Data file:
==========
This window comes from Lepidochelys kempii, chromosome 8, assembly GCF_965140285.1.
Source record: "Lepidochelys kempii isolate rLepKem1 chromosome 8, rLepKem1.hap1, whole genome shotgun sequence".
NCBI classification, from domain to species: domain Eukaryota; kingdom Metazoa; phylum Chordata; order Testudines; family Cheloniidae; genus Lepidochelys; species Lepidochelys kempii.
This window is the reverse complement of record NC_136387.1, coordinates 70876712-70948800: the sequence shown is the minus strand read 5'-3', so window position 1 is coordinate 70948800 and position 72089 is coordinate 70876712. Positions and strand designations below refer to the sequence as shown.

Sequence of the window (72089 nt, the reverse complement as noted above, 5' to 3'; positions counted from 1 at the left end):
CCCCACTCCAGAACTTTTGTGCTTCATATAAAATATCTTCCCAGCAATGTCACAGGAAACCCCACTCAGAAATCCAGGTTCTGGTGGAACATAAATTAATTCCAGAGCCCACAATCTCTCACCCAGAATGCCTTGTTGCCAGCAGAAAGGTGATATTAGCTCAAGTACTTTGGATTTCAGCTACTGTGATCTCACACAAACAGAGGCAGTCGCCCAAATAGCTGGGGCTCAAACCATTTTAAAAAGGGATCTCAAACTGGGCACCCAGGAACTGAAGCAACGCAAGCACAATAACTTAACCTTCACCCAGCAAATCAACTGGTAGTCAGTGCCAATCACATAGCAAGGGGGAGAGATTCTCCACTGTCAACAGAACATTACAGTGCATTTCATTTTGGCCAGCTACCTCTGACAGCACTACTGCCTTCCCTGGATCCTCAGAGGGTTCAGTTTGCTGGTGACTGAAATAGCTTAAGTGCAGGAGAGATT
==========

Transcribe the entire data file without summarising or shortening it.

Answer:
This window comes from Lepidochelys kempii, chromosome 8, assembly GCF_965140285.1.
Source record: "Lepidochelys kempii isolate rLepKem1 chromosome 8, rLepKem1.hap1, whole genome shotgun sequence".
NCBI classification, from domain to species: domain Eukaryota; kingdom Metazoa; phylum Chordata; order Testudines; family Cheloniidae; genus Lepidochelys; species Lepidochelys kempii.
This window is the reverse complement of record NC_136387.1, coordinates 70876712-70948800: the sequence shown is the minus strand read 5'-3', so window position 1 is coordinate 70948800 and position 72089 is coordinate 70876712. Positions and strand designations below refer to the sequence as shown.

Sequence of the window (72089 nt, the reverse complement as noted above, 5' to 3'; positions counted from 1 at the left end):
CCCCACTCCAGAACTTTTGTGCTTCATATAAAATATCTTCCCAGCAATGTCACAGGAAACCCCACTCAGAAATCCAGGTTCTGGTGGAACATAAATTAATTCCAGAGCCCACAATCTCTCACCCAGAATGCCTTGTTGCCAGCAGAAAGGTGATATTAGCTCAAGTACTTTGGATTTCAGCTACTGTGATCTCACACAAACAGAGGCAGTCGCCCAAATAGCTGGGGCTCAAACCATTTTAAAAAGGGATCTCAAACTGGGCACCCAGGAACTGAAGCAACGCAAGCACAATAACTTAACCTTCACCCAGCAAATCAACTGGTAGTCAGTGCCAATCACATAGCAAGGGGGAGAGATTCTCCACTGTCAACAGAACATTACAGTGCATTTCATTTTGGCCAGCTACCTCTGACAGCACTACTGCCTTCCCTGGATCCTCAGAGGGTTCAGTTTGCTGGTGACTGAAATAGCTTAAGTGCAGGAGAGATT